2. What has amazed me in my attempts to figure this stuff out a bit more is just how deep and layered and also psychological some theories are. The whole gamine/natural,etc. typing flummoxes me utterly! It sounds like an interesting read but I would expect there to be some extensive colour palettes and things to focus on visually as well with a book like this. I am quite hesitant about paying for a colour typing draping as well, because most people look at me and say I have "red" hair, which I do not, I fear the cool tones in my make up would be completely ignored(this could be unfounded, I know this is a job people train extensively for and respect that, but I do think human perception is fallible). Also I have read numeorus stories online of people being mis-typed with drapings. I also agree that we need to wear what we are comfortable in, I am comfortable in neutrals, beige and its multiple variants make me weirdly happy, despite the fact they may not "pop" on me the way fuschia or coral do, which I can only wear if I'm in an extroverted mood! ;-0

    1. I tend to side with the PCA that says hair and eyes are not used when diagnosing, hair is covered up. Any season can have any hair colour so whether or not people see red in your hair does not matter. It is about which colours make your skin look clear and glowing and healthy, and regardless of the colour of your eyes, the best colours to wear will make your eyes light up. There will also be a sense of harmony and the colours will look like they could organically come from you. Some of the consultants also talk about the best colours making the lines of definition in your face look,well, more defined.
      I was mistyped as a winter back when there were only four seasons. It was a bit of an aha for me when I read that soft summers did get mistyped as Winters. There is a confusing depth of colouring and often darker hair, and yet we are too soft and muted to be Winter. I think that whatever makeup looks natural on you gives a clue. Not just looks good (some people like a dramatic look) but finding the colours that are your Me but better look can give a strong nudge in the right direction for your seasonal palette. Within my soft summer palette there are colours that feel dramatic to me and I would not wear all the time. There is a turquoise I would only wear if it were a party dress and I had full makeup. I am crazy about brown and always have been. XO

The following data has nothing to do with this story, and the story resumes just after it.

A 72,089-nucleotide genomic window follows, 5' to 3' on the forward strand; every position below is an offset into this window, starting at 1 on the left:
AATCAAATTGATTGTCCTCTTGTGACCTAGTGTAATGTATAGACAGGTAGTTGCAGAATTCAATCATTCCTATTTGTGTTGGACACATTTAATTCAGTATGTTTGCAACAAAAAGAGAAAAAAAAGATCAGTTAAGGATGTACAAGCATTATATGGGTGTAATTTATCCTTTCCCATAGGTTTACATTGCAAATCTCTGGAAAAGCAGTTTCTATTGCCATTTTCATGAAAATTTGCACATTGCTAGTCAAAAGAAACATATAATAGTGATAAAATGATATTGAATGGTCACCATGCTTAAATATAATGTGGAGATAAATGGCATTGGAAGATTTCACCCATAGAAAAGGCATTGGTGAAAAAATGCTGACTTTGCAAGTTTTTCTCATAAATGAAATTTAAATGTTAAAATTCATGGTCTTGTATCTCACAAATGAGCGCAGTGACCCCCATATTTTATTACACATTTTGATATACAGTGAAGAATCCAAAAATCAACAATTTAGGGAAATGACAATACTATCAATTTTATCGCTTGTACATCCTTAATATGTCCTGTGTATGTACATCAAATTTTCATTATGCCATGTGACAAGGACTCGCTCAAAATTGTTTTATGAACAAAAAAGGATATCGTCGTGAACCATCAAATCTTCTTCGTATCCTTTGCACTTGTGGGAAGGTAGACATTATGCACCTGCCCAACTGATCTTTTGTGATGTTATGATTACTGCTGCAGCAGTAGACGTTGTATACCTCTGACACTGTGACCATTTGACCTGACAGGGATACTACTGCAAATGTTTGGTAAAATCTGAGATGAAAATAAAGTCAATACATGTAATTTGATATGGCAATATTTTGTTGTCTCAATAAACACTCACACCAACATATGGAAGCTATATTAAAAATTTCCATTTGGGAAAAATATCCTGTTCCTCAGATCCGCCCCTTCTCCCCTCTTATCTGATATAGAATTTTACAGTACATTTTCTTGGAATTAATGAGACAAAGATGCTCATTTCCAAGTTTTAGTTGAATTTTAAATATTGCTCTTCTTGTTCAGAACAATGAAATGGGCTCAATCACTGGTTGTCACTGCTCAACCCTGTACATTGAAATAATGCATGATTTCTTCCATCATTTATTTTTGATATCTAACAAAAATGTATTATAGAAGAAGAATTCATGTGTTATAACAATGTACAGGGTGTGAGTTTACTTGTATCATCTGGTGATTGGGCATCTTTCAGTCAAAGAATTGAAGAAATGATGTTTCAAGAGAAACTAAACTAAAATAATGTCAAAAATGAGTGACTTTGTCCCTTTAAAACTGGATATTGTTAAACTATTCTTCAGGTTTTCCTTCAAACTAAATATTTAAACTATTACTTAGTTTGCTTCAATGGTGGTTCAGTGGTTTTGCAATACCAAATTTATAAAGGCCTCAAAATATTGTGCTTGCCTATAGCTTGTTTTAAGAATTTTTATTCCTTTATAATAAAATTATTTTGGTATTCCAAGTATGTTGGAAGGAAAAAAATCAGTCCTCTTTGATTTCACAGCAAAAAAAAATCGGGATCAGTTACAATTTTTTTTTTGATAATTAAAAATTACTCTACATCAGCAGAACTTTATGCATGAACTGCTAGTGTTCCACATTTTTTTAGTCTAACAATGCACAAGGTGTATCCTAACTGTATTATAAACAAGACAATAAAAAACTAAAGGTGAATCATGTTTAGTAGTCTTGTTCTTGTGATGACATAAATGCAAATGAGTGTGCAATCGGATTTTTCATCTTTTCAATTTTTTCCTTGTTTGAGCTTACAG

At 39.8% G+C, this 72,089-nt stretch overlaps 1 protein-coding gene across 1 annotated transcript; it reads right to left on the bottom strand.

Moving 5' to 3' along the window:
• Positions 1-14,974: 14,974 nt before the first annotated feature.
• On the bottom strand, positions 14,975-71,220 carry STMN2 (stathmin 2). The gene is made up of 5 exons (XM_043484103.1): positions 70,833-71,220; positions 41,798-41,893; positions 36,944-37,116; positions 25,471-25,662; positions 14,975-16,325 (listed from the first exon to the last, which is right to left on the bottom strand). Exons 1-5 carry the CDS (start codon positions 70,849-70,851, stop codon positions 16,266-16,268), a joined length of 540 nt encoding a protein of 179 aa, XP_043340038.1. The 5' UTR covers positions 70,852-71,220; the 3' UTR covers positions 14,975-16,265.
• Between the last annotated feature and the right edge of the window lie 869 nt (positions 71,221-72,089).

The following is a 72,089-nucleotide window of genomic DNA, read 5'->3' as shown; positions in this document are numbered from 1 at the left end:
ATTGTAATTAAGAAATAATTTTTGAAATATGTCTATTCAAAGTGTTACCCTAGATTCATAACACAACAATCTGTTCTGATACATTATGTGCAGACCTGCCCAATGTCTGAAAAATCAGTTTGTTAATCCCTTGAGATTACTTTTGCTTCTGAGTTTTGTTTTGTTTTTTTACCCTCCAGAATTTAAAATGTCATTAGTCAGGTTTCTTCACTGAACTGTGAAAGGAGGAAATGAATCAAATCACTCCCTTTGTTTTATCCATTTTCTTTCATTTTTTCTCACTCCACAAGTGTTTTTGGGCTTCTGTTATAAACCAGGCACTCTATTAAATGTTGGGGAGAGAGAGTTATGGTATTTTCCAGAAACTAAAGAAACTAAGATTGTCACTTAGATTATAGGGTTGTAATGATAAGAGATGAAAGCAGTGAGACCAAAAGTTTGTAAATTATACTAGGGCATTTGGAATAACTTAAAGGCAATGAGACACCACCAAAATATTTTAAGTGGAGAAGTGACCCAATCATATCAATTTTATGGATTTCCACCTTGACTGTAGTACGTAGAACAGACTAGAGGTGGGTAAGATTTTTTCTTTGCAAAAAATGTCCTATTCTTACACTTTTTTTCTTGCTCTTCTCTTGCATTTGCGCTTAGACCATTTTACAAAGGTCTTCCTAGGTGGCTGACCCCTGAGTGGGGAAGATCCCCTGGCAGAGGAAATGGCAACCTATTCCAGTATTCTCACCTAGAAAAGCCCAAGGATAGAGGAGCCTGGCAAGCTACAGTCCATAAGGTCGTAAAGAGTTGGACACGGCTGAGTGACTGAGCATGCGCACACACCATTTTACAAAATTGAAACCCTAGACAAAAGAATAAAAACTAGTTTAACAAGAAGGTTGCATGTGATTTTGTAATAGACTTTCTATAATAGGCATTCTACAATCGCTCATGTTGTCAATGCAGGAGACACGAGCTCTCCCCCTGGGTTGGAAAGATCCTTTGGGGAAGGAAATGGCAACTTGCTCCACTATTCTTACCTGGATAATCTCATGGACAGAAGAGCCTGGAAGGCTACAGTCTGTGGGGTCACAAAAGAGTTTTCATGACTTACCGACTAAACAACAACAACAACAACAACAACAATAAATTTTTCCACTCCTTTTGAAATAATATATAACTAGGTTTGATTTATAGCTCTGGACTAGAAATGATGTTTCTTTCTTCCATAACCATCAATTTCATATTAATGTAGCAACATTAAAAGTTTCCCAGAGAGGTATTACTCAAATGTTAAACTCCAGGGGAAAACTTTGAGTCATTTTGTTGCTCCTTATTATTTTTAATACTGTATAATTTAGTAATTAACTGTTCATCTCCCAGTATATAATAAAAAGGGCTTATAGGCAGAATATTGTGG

2. I was thinking about brown the other day (because that's what we colour obsessed types do! ;-), and it dawned on me I used to wear it much more often, and now somehow I don't seem to own any. I was trying to picture whether an autumn palette is indeed "me", and I still don't know if it is. I have cool toned skin which can freckle quite warmly (I was reading about this on another blog, it does seem I am not alone in the cool/warm mix quandary!). My green eyes are technically warm because they have a small amount of yellow, but no brown, and the rims are cool grey just to complicate matters. Which means Cool toned greys work better on me, camel and warm greys do not. BUT I can do many oranges and browns, which I don't think most cool tones can. My best dramatic colours are fuschia and coral, my blues are limited to light aqua and dark teal, maybe navy. I have even been toying with this "Atypical true winter" idea because a lot of soft summer colurs wash me out and I can go surprisingly bright with colour for someone so ostensibly soft (and I like to confuse things even further! ;-0)

    3. Perhaps the cool warm quandry is because most of us are more neutral with only four of the seasons being purely cool or purely warm. That neutrality is confusing if we just look at ourselves in the mirror or a photo and try to decide what we are. Knowing which colours are actually flattering can help narrow it down, though I found that knowing pink and blue were typically my best still required a fair bit of work to narrow it down to which pinks and which blues. No pink or blue will look as awful on me as bright orange would. If you can do many oranges and browns I'd suspect an autumn. Maybe you are dark autumn. Look at Dark or Deep Autumn on Pinterest and there are some surprisingly fair skinned and cool looking women shown there. I've just sent you one on Pinterest. Brightness is relative. There are colours in my soft season palette that look and feel bright to me and would look like a bright colour on me, but they are not too bright for me. I still might not wear them much as I don't feel comfortable in bright, but they are flattering in a way a heavily saturated bright colour wouldn't be. It's all matter of comparison.

  3. steffy i think your a spring.there is a brightness to your coloring dr of awesome is def muted summer

  4. Hi there :)

    I found your blog a few weeks ago and I've been following your writing - and your journey with colour, as I'm on my journey too (sorry if this sound too "new-ageish"). I must say I'm quite amazed on how "parallel" they seem to me: I laugh with your insights because they are mine too! I'm very happy that I found your blog, I enjoy very much reading what you write. And thank you for sharing it, because it certainly helps and makes people smile :)

    (Sorry for my english: not my native language!)